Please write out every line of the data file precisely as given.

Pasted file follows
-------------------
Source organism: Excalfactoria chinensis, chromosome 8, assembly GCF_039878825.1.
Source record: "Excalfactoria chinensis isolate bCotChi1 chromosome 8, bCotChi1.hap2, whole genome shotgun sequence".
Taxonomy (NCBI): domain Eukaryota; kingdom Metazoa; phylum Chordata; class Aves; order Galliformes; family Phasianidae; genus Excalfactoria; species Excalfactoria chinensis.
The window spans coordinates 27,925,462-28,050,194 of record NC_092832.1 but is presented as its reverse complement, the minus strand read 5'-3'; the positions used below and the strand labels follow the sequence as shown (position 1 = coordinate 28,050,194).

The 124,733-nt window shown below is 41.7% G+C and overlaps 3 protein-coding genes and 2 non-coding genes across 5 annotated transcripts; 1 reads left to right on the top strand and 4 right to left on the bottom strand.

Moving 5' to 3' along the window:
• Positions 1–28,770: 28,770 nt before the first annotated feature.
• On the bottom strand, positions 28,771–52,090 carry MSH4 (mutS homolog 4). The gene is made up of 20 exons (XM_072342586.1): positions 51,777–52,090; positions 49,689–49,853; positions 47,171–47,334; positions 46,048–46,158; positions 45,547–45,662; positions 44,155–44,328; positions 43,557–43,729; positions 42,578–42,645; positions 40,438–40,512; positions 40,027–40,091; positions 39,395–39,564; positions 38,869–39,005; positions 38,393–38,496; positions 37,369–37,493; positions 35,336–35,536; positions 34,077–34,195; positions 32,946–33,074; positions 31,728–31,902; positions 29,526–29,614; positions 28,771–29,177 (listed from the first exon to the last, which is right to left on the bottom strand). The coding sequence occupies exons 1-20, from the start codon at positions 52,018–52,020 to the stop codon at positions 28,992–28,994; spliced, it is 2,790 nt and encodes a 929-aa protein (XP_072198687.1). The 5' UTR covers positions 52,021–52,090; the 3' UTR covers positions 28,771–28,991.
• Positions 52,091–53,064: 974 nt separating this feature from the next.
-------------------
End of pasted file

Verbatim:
Source organism: Excalfactoria chinensis, chromosome 8, assembly GCF_039878825.1.
Source record: "Excalfactoria chinensis isolate bCotChi1 chromosome 8, bCotChi1.hap2, whole genome shotgun sequence".
Taxonomy (NCBI): domain Eukaryota; kingdom Metazoa; phylum Chordata; class Aves; order Galliformes; family Phasianidae; genus Excalfactoria; species Excalfactoria chinensis.
The window spans coordinates 27,925,462-28,050,194 of record NC_092832.1 but is presented as its reverse complement, the minus strand read 5'-3'; the positions used below and the strand labels follow the sequence as shown (position 1 = coordinate 28,050,194).

The 124,733-nt window shown below is 41.7% G+C and overlaps 3 protein-coding genes and 2 non-coding genes across 5 annotated transcripts; 1 reads left to right on the top strand and 4 right to left on the bottom strand.

Moving 5' to 3' along the window:
• Positions 1–28,770: 28,770 nt before the first annotated feature.
• On the bottom strand, positions 28,771–52,090 carry MSH4 (mutS homolog 4). The gene is made up of 20 exons (XM_072342586.1): positions 51,777–52,090; positions 49,689–49,853; positions 47,171–47,334; positions 46,048–46,158; positions 45,547–45,662; positions 44,155–44,328; positions 43,557–43,729; positions 42,578–42,645; positions 40,438–40,512; positions 40,027–40,091; positions 39,395–39,564; positions 38,869–39,005; positions 38,393–38,496; positions 37,369–37,493; positions 35,336–35,536; positions 34,077–34,195; positions 32,946–33,074; positions 31,728–31,902; positions 29,526–29,614; positions 28,771–29,177 (listed from the first exon to the last, which is right to left on the bottom strand). The coding sequence occupies exons 1-20, from the start codon at positions 52,018–52,020 to the stop codon at positions 28,992–28,994; spliced, it is 2,790 nt and encodes a 929-aa protein (XP_072198687.1). The 5' UTR covers positions 52,021–52,090; the 3' UTR covers positions 28,771–28,991.
• Positions 52,091–53,064: 974 nt separating this feature from the next.